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I have this:

enum Units { Pounds, Kilos };

struct Configuration
{
    const Units units;
    const char *name;

    inline Configuration(Units pUnits, char *pName) : units(pUnits)
    {
        name = strdup(pName);
    }

    inline ~Configuration() { free((void *)name); }
};

I was passing one of these to a method like this:

Configuration cc(Kilos, "abc");
cdao->write(cc);

I was getting nasty crashes from this until I tried redefining the method to take a reference:

Configuration cc(Kilos, "abc");
cdao->write(&cc);

And now everything works.

But how could the struct by value be screwing with memory?

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You should have std::string name as a member, and not write any destructors at all. –  Kerrek SB Feb 25 at 23:38

4 Answers 4

up vote 2 down vote accepted

You didn't provide your own copy constructor or assignment operator. So, when you make a copy or an assignment, the compiler-generated copy constructors and assignment operators are used which actually don't do the right thing in this case. They simply copy every member so you end up with two Configuration objects referring to the same character array. And both Configuration objects feel responsible for deleting the array which almost certainly leads to a "double-deletion" error.

Keep in mind the "rule of three". The problem here is that the pointer doesn't behave like you want it to. If you had used a std::string as member you wouldn't have to write your own copy constructor, destructor, assignment operator. That's because the compiler-generated ones simply invoke the relevant operations on their members and the string-member already handles this correctly -- unlike a pointer to char.

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Great answers everyone, I guess I like this one better. Thanks. –  Germán Jul 29 '10 at 13:37

The fact that you are using strdup indicates that there is something wrong with your code, and the wrong thing is you don't have a copy constructor. Any time you have a destructor, you almost certainly also need a copy constructor, which will copy the object correctly when you call by value.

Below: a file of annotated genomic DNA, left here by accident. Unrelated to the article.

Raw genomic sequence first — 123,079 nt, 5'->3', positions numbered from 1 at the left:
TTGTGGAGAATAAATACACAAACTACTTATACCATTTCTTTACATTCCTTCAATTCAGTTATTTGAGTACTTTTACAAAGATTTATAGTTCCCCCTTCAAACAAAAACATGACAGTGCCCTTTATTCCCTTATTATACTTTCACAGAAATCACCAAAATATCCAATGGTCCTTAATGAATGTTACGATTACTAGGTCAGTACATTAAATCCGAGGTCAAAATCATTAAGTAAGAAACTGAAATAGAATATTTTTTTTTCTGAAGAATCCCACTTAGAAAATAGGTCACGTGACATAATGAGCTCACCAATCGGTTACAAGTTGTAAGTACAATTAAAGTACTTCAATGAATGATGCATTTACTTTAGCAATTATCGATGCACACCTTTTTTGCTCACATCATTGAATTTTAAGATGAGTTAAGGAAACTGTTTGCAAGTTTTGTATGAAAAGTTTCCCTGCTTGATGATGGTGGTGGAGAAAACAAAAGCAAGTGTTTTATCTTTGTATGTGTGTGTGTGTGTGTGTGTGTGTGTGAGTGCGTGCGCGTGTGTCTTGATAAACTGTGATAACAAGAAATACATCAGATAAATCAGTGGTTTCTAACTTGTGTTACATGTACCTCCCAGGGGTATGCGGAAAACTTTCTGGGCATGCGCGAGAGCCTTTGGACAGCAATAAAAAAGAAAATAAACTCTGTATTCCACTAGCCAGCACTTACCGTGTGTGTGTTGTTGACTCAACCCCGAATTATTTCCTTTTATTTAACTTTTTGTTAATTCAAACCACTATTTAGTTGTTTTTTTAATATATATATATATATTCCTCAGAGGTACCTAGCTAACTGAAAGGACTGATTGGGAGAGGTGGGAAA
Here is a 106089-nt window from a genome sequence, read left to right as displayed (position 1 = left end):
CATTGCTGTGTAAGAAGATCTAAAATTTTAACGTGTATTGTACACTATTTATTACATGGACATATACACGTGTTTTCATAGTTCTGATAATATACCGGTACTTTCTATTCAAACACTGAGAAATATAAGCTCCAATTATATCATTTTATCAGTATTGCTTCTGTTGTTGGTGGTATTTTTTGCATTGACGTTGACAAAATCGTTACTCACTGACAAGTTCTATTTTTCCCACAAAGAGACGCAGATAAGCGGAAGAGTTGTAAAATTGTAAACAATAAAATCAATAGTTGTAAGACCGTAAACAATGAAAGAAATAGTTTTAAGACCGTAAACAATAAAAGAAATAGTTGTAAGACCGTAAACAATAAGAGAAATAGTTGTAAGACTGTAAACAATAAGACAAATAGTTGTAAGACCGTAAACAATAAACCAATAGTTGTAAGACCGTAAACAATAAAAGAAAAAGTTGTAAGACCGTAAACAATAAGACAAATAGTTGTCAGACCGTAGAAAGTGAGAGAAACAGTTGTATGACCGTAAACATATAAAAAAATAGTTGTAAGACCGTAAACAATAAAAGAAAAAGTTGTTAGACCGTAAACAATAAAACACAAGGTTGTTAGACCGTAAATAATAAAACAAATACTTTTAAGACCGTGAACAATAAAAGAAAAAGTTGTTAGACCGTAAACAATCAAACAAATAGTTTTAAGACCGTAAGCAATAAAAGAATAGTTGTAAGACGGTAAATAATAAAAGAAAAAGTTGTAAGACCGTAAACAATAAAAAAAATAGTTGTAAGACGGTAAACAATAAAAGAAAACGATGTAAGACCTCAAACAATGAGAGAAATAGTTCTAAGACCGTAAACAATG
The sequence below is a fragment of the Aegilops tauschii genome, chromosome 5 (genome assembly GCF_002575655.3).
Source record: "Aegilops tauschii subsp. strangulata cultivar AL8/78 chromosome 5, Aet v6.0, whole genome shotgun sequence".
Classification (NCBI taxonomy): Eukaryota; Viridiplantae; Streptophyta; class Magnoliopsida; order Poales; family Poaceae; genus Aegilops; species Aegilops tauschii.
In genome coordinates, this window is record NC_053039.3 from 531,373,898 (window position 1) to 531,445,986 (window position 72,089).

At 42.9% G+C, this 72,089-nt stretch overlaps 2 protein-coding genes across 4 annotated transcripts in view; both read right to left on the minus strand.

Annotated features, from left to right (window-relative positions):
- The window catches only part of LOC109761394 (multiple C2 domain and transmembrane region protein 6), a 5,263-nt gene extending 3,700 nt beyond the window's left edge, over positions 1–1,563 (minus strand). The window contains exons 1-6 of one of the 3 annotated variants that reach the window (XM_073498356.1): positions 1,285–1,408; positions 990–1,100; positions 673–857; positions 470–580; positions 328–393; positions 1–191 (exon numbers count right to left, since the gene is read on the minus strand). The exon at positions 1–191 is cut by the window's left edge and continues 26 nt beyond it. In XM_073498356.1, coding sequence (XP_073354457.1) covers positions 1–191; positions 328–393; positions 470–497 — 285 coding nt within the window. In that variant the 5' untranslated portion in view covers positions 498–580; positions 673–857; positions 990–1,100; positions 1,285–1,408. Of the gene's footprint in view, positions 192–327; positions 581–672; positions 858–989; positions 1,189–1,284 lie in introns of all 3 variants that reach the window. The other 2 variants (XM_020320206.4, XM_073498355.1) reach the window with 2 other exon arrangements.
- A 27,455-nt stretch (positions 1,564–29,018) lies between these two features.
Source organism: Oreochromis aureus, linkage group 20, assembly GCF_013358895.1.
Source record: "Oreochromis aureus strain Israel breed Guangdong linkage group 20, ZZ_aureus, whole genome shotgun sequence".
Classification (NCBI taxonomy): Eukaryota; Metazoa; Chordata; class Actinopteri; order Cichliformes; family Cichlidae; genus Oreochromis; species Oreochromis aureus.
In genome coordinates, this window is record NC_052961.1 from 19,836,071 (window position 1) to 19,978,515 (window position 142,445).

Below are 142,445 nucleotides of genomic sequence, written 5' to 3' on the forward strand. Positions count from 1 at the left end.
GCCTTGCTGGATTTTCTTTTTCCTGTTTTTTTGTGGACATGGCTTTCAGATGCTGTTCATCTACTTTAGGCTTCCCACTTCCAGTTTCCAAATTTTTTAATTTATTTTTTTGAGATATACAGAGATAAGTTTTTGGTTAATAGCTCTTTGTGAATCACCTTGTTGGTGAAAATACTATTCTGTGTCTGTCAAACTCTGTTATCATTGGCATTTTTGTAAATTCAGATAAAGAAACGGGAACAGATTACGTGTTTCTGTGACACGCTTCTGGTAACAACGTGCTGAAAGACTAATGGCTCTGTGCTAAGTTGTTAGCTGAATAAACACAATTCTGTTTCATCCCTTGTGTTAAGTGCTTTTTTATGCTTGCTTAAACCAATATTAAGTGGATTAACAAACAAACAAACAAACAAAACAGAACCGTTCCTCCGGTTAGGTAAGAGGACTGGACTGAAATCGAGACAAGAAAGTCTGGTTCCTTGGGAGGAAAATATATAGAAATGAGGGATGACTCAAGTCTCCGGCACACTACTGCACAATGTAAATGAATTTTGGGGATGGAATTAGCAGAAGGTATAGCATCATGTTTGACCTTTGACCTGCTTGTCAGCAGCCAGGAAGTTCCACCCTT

To improve your code:

  • create a copy constructor and probably an assignment operator which allocate and copy the string correctly

  • better yet, get rid of strdup - use a std:;string, in which case you won't need a destructor, copy ctor or assignment op.

  • get rid of the "inline" keywords - they are doing nothing.

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inline keywords make sense when used in method definitions declared "outside" of the class, right? –  Germán Jul 29 '10 at 13:30
    
@German Mostly not - the only real reason to use inline is if you #include the function source in more than one translation unit. –  anon Jul 29 '10 at 13:33

When you call it with out the reference, its copying units and *name but not the values inside of *name. So when that temporary object is destructed, its freeing *name from all instances of Configuration.

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you have to add your struct a copy constructor and handle char *name; (mean, allocate and delete memory, initialize with value).

Anyway, it is a not good idea to use char * for strings. Use std::string, that will handle everything for you.

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It's probably OK for a student to learn the language from the bottom up. If he had std::string yet, he wouldn't have reason to learn about copy constructors now. –  Nordic Mainframe Jul 29 '10 at 11:31
    
And maybe its ok, if he wouldn't (learn it now). Its probably better to see that you can go very far without ever creating one, and then learn them if/when you really need them. –  Fabio Fracassi Jul 29 '10 at 11:57
    
Yep... I haven't touched C++ for a long time, and I was more into C anyway. I must never have stumbled with this issue before, I guess I always passed objects by ref (and I guess I will stick to that now). And yes, I prefer to understand what's going on and what I should do to make it work with char *. Thanks everyone. –  Germán Jul 29 '10 at 13:36

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